Near the end of my daughter’s third year in high school, I am reminded that we parents need to be patient with our teenagers, especially our daughters, as much as possible. It’s really, really hard for them in high school which is, today, one of the most stressful environments any of us could ever tackle. Add the state of our country and the world to their personally-demanding environments and we’ve got some highly stressed kids who need our love and support.
My daughter attends Catholic school due to the generosity of others who pay her tuition. Devout parents bring up their children to be devout adults and there are some devoted, religious kids at my daughter’s school. There is also a good-sized group who rebel against their parents’ authority, at least for now, and regularly lie about what they’re doing and with whom. (All of my kids have lied to me in high school.) My sons both graduated from her school, and alcohol and drugs of every kind were available to them, if they wanted them. (One wanted to experiment and one didn’t.)
Have you seen any of the movies about ‘mean girls’? They are the First Clique, the uppermost, most desired group to belong to. They are the girls who siphon the energy of girls they hurt and convert it into power for themselves. They go after other girls for many reasons: too pretty, too smart, too athletic, too friendly, too different, too kind, stole their boyfriends, any reason at all about someone they intend to bring down. They gossip and regularly make up stories, which they put online and send in text messages. They are feared. On the male side are some of the athletes who pick on the weaker boys and the the kids with high IQs. On the news I recently saw a story about a girl, sixteen, I think, who committed suicide rather than face the torment dished out every day.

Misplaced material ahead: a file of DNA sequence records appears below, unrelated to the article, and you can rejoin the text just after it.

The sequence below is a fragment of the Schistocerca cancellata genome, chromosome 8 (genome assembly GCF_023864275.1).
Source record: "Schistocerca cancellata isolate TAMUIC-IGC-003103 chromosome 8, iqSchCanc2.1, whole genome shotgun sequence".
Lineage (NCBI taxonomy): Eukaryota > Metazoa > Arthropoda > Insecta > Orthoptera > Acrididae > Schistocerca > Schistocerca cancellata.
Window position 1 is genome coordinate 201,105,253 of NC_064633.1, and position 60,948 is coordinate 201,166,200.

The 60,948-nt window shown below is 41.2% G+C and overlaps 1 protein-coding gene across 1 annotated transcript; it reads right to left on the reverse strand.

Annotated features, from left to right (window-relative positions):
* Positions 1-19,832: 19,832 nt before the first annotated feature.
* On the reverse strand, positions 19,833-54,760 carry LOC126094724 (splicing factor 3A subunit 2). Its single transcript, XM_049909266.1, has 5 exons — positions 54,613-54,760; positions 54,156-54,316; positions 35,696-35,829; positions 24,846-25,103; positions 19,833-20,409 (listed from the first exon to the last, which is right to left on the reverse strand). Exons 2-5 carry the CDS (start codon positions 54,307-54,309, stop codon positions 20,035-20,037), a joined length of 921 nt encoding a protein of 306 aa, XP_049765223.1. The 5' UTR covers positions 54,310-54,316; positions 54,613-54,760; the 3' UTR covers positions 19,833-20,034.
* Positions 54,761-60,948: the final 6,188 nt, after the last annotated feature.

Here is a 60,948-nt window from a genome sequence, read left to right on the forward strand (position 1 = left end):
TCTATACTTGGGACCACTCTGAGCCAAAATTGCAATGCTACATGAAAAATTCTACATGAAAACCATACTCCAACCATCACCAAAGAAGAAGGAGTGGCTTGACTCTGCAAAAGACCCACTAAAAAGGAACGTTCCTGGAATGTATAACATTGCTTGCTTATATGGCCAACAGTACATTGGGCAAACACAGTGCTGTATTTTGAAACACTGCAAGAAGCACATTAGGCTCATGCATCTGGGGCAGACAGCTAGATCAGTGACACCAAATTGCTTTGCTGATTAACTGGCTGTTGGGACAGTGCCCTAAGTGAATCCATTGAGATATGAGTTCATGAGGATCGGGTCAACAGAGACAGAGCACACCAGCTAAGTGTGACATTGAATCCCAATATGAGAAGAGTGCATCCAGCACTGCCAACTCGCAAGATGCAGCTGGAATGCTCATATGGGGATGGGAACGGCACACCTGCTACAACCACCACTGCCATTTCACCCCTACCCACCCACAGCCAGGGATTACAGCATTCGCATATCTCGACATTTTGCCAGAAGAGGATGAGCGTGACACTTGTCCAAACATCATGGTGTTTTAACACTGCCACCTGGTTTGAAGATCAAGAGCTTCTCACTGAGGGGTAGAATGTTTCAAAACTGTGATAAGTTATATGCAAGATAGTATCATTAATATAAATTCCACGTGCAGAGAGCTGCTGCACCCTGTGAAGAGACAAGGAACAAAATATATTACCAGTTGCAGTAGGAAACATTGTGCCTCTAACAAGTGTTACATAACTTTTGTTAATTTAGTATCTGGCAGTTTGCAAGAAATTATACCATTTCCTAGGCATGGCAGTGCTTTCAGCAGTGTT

Our high-schoolers aren’t provided how-to manuals prior to their freshman years and most of them experience a new range of unfamiliar emotions while in high school. It is so easy for all humans to make mistakes in life, but make one in high school? Be ready for high school gossip-mania on an entirely new level.
We need to believe in our children, to stand up for them, no matter what, for who else do they have? We need to be sensitive (how are they really doing?) and be available to communicate with them, if not with us, with a counselor. We need to teach them to find their inner strength—to take martial arts maybe, or join a club at school to gain a support group. We need to go to the school, or the police, if necessary. We need to tell them the truth, that it’s really hard, but it’s temporary and they will make it through. If they are very sensitive or different, we can change schools, home-school–whatever we have to do to get them through this trying period of intense personal growth. We need them to know that, with us by their sides, they’re going to be just fine.